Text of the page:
Women Cops in India and Pakistan
She feels that somehow men’s capabilities are not doubted at all
NEW DELHI: Pooja Yadav (name changed) has been an inspector in the Delhi police for the past 25 years. She has witnessed the change in attitude towards women cops in that time. Yet she thinks that women still have to fight a little extra to prove themselves in the force.
“It’s easy for men,” she says.
Across the border, when the Chinese consulate in Karachi was attacked in 2018, the police acted promptly to prevent the suicide bombers entering the building. What caught the media’s attention was the cop leading the force: Suhai Aziz, an assistant superintendent in the Sindh police.
Despite her enviable achievement, Aziz says people still take disproportionate interest in Suhai, the woman. “I am asked more often about my personal life than my professional life,” she tells The Citizen. Perhaps people find it difficult to believe that a woman can successfully manage family life with professional life.
Men have the advantage in terms of employment in both countries. According to an Oxfam report, women in India are paid 34% less than similarly qualified men for performing the same tasks. There is also a sexual and gendered division of workers, with occupations from politics to business, plumbing and carpentry to the armed forces dominated by men.
Policing is considered to be one such job, as it involves being on your toes around the clock, facing dangerous situations, and responding to pressures from the higher command.
Patriarchalism, motherhood, and ideals of womanhood are the add-ons for women who join the force. Some are able to surmount these barriers but many are not. According to a report by the Indian government published in 2018, women constitute only 7% of the country’s police.
“It’s a challenging and demanding job,” says Yadav. She says there is discrimination to some extent, and women are given less work than their male counterparts.
In Pakistan too, women continue to struggle for their rights against patriarchal norms. The police profession being male dominated, women have had to fight harder to earn their deserved place.
There is official recognition of the lack of female police officers: a Supreme Court ruling fixed a 10% quota in Assistant Superintendent of Police jobs for women, in addition to the seats they secure in general recruitment.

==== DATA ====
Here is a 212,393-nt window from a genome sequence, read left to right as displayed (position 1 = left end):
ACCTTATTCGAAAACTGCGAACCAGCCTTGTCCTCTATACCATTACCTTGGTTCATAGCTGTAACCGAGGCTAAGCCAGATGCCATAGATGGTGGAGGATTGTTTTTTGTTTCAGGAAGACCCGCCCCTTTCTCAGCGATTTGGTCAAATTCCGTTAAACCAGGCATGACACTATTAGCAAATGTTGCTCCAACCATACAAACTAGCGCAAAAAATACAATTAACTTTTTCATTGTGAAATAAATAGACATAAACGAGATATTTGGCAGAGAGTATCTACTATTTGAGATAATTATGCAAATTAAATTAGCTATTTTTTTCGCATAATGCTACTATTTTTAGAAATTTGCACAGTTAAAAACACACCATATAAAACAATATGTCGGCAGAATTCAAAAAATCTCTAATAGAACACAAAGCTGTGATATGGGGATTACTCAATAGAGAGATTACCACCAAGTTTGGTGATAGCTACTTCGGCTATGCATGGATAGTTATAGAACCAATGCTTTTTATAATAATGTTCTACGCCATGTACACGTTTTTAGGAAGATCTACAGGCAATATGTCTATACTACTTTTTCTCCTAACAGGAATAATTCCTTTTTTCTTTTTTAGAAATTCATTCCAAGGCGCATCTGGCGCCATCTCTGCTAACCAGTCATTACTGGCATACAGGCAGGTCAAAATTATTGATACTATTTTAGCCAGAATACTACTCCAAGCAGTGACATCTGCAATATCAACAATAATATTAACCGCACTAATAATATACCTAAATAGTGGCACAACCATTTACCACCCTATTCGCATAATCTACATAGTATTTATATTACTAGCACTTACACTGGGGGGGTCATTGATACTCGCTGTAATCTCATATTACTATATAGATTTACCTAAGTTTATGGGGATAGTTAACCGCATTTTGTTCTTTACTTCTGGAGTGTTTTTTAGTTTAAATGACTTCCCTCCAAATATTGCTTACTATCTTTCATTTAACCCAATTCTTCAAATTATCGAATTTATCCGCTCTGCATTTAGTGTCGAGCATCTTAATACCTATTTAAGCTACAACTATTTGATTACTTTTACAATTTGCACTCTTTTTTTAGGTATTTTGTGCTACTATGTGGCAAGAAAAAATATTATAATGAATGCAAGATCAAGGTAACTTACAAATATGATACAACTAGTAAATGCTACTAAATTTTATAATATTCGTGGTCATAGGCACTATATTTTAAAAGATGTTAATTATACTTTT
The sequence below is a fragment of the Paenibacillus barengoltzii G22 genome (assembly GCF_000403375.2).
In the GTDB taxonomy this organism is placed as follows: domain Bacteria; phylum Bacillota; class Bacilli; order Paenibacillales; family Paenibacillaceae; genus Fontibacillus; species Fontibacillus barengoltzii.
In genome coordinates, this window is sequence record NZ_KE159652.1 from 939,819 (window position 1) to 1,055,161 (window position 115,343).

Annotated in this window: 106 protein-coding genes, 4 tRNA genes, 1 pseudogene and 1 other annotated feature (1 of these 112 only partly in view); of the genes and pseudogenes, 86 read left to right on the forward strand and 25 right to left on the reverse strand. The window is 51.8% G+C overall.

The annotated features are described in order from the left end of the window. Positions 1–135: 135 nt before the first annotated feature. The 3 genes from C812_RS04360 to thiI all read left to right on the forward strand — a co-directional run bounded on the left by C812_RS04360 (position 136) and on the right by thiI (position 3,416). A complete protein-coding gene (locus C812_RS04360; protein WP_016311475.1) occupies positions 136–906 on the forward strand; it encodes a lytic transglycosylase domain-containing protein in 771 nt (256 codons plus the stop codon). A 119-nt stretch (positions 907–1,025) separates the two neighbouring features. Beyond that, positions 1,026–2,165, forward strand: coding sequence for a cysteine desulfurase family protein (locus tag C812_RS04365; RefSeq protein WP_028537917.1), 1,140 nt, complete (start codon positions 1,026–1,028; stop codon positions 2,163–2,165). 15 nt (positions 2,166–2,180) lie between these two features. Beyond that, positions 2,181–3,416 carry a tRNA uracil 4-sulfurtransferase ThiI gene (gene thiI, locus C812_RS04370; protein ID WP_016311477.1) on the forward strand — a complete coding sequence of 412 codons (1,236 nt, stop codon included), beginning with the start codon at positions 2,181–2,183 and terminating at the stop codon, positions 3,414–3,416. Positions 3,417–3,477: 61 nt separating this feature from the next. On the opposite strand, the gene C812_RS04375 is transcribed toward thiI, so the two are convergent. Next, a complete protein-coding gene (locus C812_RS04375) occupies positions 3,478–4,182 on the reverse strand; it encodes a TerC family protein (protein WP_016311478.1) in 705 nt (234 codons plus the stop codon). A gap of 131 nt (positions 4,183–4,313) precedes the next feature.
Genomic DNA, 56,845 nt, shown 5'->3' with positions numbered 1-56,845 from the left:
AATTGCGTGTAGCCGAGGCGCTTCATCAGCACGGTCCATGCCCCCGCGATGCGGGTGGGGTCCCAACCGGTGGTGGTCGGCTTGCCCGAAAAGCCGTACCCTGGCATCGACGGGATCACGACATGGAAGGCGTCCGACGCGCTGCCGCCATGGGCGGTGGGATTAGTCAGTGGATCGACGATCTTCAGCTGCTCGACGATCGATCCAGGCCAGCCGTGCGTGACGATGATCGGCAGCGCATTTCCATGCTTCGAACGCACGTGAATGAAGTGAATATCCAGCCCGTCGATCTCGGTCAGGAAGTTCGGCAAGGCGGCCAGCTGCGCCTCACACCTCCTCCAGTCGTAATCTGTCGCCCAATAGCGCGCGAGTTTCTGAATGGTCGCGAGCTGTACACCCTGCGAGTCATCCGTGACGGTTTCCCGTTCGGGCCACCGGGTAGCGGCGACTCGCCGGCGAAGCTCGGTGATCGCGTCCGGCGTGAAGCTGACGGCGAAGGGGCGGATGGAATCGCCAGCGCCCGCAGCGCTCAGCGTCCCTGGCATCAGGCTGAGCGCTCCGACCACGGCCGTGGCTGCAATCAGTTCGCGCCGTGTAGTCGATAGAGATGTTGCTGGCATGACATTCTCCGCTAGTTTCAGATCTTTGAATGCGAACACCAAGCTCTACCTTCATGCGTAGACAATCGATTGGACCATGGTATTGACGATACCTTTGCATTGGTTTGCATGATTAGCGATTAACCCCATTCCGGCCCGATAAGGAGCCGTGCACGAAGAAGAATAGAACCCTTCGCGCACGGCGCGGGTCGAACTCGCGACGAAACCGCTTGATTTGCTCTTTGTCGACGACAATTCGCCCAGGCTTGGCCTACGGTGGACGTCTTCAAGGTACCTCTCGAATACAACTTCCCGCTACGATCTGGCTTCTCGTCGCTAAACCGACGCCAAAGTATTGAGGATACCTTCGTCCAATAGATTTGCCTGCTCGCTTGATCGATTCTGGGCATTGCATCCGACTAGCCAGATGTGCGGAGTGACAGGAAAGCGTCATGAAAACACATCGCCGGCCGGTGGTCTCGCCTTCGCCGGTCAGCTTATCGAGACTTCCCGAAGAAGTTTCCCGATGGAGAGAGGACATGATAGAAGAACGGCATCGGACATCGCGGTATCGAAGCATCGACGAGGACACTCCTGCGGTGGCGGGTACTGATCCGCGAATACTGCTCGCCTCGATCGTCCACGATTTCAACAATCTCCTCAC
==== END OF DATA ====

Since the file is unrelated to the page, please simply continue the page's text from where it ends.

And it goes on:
On the division of work, Yadav says that “high profile cases are mostly assigned to male cops. Females accompany only when needed.” Women are mostly assigned to cases of rape and domestic violence, and posted to stations in “safer” locations.
She thinks that in many cases she could’ve done better than her male counterparts, but couldn’t because she wasn’t assigned the case. And she feels that somehow men’s capabilities are not doubted at all, even if they are not competent to handle a case. The same does not apply to female cops.
Suman (name changed), a police inspector, says they don’t need to prove their talent. Men can also fail at many things. “Atleast give us a chance, if we don’t meet the expectations, we’ll step down,” she says.
It is important to support an adequate ratio of women in the workforce, says Aziz, as the presence of women in organisations is very important.
“Unfortunately, it is difficult for them to join the police force because of cultural constraints.” The environment of the police station is such that families do not allow their daughters to join the force, Aziz tells The Citizen.
The challenges these cops face are not limited to the department. They often find themselves in deep waters dealing with offenders who do not take them as seriously because of their gender.
Yadav described such instances. “If a lady cop approaches a rickshaw puller for any default by him, it is more likely that they will take it for granted, which may not happen if a male cop would’ve been there.” It's not a routine thing, she says, but women have to face it more often.
Both Yadav and Suman are of the view that working women needs more family support than men, as the onus to raise their children well and take care of the family remains with them. And if their male counterparts and family don’t support their career, things get even more difficult.
Both said they are fortunate to have families that have always supported them. They say the situation has changed a lot for women: for instance the number of women inspectors in Delhi has risen substantially.
For Aziz too, one of the contributing factors is family support. Originally from a rural space, it isn’t easy for women in Pakistan to step out to go to work and earn money. In such a scenario, stepping out and building a career as a successful woman police officer has relied on support from her family.
These women cops aren’t totally pessimistic. They say they have many advantages over women working in other sectors.
Suman says her occupation is a secured one, where she can raise her voice. The job has empowered her. In her view it's difficult for women in other sectors to report their bosses’ misconduct, and when they do they face repercussions.
“We are in a better position. We can complain about it and demand action, without any backlash,” she says.
According to Yadav, there are many courses being run for gender sensitisation in the police and the situation is slowly changing, although a lot is still pending. She says the job has boosted their confidence and vanished their fears. They feel independent.
“I can do better than men in a lot of work, we are not behind them,” she says.
Asim Muhammad Ameen and Syed Osama Ali contributed inputs from Karachi